However while Bale and Benzema started the season brightly and Marco Asensio has again shown flashes of brilliance, the sheer presence of Ronaldo has unquestionably been missed over the past month. He was Real’s ‘get out of jail free’ card so many times and you sense had he remained at the club, he would have pulled something out the bag in at least one of Real’s last four matches that would have altered the outcome of the result and at least saved Los Blancos from the indignity of a potential club record goalless streak.

It would be pushing it considerably though to say that a lack of talent is behind Real Madrid’s struggles over the past month. Even without Ronaldo, they still boast some of the best midfield and attacking players in world football but questions may start to be asked about the character of this side if things don’t pick up. Ronaldo has always exuded extreme confidence and was always the one who would seem to thrive on the challenge and pressure of difficult situations at important moments in the season. He was the focal point and leader of Real’s attacking unit and while the likes of Bale, Benzema and Modric are very different personalities, you sense one of them needs to take on the responsibility of literally dragging this side out of its current rough patch.

Read more – The most open La Liga season in years?

Real Crisis or just a Blip?

After the defeat to Alaves, on balance the worst overall performance of the Lopetegui reign so far, the Spanish media was full of talk of ‘crisis’, a word that can be all too regularly branded about at times such as this. There was even some speculation that the coach’s job could be on the line already but it all seems a little premature.

If you analyse Real Madrid’s results and performances, aside from the loss to Alaves, they aren’t necessarily a great cause for panic. The loss at Sevilla was their 6th defeat in 7 league visits to the Ramon Sanchez Pizjuan. Some woeful defending contributed to it but Luka Modric scored a goal that was only ruled out by a marginal VAR call while Gareth Bale missed two excellent chances, that another day he may well have finished so it wasn’t a desperate attacking display. Likewise the 0-0 draw with Atletico, only really mirrored results from recent seasons with Real having failed to beat their city rivals at home in La Liga since the 2012-13 campaign.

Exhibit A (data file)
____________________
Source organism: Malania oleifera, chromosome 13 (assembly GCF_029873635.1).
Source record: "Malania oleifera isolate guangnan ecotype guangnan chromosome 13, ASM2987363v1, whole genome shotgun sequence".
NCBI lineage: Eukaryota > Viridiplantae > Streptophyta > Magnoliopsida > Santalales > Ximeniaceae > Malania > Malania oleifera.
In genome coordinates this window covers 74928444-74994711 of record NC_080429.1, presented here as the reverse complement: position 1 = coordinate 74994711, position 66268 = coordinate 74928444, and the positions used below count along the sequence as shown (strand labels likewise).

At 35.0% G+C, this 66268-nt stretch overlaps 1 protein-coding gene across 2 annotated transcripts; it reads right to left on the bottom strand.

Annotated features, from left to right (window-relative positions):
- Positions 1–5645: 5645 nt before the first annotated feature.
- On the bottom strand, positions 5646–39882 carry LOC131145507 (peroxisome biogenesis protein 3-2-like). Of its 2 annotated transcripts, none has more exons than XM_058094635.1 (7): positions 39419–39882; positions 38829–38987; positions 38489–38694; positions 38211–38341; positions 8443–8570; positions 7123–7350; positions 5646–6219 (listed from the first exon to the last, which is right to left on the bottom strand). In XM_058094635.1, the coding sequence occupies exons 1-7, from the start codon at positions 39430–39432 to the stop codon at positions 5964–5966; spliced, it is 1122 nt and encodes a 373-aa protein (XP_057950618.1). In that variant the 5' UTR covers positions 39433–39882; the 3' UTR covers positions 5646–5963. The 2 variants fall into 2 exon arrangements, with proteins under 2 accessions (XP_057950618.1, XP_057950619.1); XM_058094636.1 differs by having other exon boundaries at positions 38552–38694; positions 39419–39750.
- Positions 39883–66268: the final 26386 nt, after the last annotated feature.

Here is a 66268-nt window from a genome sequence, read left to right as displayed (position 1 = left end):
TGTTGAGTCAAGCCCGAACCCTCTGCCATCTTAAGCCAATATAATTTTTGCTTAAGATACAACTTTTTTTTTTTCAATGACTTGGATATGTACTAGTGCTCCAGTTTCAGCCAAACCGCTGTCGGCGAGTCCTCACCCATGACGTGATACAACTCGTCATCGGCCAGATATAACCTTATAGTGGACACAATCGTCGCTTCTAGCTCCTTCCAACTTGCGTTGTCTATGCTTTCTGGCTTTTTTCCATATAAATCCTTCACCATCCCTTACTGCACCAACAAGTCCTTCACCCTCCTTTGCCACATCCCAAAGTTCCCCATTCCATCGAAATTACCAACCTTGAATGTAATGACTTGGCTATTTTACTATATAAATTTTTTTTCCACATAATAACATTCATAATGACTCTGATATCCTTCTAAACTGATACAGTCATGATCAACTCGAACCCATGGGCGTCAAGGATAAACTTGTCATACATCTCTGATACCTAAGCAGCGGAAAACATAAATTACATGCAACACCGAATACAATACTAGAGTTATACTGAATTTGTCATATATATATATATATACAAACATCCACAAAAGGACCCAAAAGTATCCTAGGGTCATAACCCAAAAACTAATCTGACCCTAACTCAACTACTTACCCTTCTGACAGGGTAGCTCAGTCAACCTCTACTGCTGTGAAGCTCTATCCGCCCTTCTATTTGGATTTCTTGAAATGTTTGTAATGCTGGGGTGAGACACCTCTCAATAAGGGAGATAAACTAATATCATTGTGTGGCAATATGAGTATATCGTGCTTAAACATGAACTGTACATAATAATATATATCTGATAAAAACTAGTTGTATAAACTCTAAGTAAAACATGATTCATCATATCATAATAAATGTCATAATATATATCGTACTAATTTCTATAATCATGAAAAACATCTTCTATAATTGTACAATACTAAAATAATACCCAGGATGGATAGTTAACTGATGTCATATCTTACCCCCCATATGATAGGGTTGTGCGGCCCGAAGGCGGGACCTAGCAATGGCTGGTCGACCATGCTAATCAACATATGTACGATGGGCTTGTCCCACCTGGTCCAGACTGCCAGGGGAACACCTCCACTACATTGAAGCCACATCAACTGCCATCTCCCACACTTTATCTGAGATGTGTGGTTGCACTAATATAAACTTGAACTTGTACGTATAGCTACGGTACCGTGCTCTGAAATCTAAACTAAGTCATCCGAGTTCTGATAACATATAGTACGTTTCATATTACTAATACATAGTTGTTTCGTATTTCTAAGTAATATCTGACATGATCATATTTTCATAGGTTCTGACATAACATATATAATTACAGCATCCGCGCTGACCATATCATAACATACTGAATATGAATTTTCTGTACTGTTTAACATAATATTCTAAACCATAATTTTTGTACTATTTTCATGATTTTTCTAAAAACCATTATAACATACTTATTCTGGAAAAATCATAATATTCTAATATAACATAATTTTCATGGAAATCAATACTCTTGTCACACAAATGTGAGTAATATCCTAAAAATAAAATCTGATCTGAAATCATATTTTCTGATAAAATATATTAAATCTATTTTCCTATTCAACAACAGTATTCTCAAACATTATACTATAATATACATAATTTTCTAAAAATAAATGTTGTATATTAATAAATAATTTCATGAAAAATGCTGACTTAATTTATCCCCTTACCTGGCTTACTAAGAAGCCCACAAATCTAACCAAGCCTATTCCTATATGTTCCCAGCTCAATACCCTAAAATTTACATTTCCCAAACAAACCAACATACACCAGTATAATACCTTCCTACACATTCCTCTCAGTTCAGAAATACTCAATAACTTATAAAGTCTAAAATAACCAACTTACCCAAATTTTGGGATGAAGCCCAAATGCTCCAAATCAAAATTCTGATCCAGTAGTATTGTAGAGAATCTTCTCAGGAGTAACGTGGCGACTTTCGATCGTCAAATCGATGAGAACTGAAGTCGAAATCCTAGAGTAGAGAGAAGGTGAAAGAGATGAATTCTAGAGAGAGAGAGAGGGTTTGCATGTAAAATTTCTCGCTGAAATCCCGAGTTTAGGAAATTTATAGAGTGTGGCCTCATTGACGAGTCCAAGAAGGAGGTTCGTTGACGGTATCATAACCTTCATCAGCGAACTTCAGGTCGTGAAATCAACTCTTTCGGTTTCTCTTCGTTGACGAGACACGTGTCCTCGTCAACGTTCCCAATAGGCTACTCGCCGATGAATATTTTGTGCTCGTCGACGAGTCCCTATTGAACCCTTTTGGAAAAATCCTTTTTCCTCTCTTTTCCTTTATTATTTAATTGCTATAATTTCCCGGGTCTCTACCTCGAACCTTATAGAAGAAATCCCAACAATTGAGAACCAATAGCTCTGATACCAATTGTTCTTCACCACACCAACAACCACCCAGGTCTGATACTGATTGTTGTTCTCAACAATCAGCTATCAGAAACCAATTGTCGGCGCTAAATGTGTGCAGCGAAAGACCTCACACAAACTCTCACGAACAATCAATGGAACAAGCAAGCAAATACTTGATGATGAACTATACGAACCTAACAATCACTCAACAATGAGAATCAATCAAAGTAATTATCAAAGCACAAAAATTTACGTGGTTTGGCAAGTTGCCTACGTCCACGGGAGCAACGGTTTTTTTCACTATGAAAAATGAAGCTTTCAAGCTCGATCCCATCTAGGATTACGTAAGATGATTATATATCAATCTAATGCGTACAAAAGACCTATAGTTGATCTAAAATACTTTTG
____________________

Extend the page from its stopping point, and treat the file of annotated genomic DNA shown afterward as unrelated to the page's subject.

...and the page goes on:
Therefore it would be a bit harsh to really pile all the blame on Julen Lopetegui. The reality is that Real Madrid are still only two points off the leaders in La Liga and have the chance to go top for a few hours at least on Saturday. Meanwhile Lopetegui deliberately rested players for the long trip to Russia, a game which Real largely bossed and the defeat is unlikely to prove a decisive one given the relative weakness of the group so it’s not as though their Champions League defence is on the rocks either.

Back-to-back home matches against Levante and Viktoria Plzen over the space of four days in theory provide a good opportunity to get back on track. That should at least buy Lopetegui some more time but he will be well aware that el clasico at Camp Nou immediately follows those matches and rightly or wrongly, his reign so far and perhaps even his future will largely be judged by what happens in Barcelona a week on Sunday.